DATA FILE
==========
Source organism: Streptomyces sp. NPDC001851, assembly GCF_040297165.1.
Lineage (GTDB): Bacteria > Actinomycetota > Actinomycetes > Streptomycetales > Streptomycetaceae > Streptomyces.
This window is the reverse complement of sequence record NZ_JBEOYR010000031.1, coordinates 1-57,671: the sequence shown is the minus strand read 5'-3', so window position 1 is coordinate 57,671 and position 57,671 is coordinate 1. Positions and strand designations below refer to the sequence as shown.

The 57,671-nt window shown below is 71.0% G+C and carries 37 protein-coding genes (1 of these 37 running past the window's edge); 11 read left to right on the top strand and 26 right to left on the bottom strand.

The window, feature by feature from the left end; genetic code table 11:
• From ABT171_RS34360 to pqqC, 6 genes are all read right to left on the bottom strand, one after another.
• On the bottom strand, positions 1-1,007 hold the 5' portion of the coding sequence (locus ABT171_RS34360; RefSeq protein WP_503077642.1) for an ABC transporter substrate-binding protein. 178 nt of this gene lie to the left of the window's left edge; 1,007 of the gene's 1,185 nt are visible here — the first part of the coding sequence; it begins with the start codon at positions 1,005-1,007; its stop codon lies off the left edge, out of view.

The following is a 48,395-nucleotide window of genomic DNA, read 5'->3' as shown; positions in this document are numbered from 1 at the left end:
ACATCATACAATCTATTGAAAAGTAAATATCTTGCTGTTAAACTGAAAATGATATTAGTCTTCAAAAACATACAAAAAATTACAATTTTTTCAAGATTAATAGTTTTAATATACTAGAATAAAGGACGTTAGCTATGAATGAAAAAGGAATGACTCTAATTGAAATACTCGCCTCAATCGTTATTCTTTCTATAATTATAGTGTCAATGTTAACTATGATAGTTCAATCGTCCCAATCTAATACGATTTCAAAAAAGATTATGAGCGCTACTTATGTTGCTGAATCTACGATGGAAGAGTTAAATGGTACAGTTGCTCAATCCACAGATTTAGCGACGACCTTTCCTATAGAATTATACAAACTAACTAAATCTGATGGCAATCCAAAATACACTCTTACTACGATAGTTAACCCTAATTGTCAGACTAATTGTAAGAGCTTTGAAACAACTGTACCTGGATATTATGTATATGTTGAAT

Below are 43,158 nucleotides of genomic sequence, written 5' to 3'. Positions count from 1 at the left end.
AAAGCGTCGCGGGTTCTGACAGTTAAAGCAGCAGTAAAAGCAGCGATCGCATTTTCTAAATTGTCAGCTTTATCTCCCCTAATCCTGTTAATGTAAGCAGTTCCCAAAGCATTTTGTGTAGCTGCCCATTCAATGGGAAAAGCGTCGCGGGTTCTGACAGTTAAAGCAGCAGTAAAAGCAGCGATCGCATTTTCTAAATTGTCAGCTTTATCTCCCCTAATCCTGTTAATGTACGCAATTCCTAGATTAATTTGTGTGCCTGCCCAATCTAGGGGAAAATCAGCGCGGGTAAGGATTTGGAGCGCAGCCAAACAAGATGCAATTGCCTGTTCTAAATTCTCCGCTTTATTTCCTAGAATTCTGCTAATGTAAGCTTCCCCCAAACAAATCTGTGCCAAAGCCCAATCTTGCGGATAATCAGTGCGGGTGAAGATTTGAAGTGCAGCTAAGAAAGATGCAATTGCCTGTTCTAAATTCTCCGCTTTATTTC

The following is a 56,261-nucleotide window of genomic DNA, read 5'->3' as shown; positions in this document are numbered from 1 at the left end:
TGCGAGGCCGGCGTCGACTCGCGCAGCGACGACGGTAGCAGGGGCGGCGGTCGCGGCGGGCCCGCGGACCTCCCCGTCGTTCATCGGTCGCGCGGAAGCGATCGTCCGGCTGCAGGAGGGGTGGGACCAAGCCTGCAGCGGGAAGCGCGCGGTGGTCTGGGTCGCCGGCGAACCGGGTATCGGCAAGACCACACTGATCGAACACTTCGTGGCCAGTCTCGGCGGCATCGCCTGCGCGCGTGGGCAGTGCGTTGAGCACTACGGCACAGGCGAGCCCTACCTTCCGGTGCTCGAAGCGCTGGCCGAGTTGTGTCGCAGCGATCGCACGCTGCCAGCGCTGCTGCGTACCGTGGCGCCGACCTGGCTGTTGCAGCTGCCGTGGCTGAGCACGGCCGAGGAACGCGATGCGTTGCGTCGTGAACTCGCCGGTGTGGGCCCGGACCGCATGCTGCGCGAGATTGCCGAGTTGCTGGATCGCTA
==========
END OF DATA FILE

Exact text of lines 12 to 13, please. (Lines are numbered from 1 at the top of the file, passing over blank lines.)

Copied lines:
The following is a 56,261-nucleotide window of genomic DNA, read 5'->3' as shown; positions in this document are numbered from 1 at the left end:
TGCGAGGCCGGCGTCGACTCGCGCAGCGACGACGGTAGCAGGGGCGGCGGTCGCGGCGGGCCCGCGGACCTCCCCGTCGTTCATCGGTCGCGCGGAAGCGATCGTCCGGCTGCAGGAGGGGTGGGACCAAGCCTGCAGCGGGAAGCGCGCGGTGGTCTGGGTCGCCGGCGAACCGGGTATCGGCAAGACCACACTGATCGAACACTTCGTGGCCAGTCTCGGCGGCATCGCCTGCGCGCGTGGGCAGTGCGTTGAGCACTACGGCACAGGCGAGCCCTACCTTCCGGTGCTCGAAGCGCTGGCCGAGTTGTGTCGCAGCGATCGCACGCTGCCAGCGCTGCTGCGTACCGTGGCGCCGACCTGGCTGTTGCAGCTGCCGTGGCTGAGCACGGCCGAGGAACGCGATGCGTTGCGTCGTGAACTCGCCGGTGTGGGCCCGGACCGCATGCTGCGCGAGATTGCCGAGTTGCTGGATCGCTA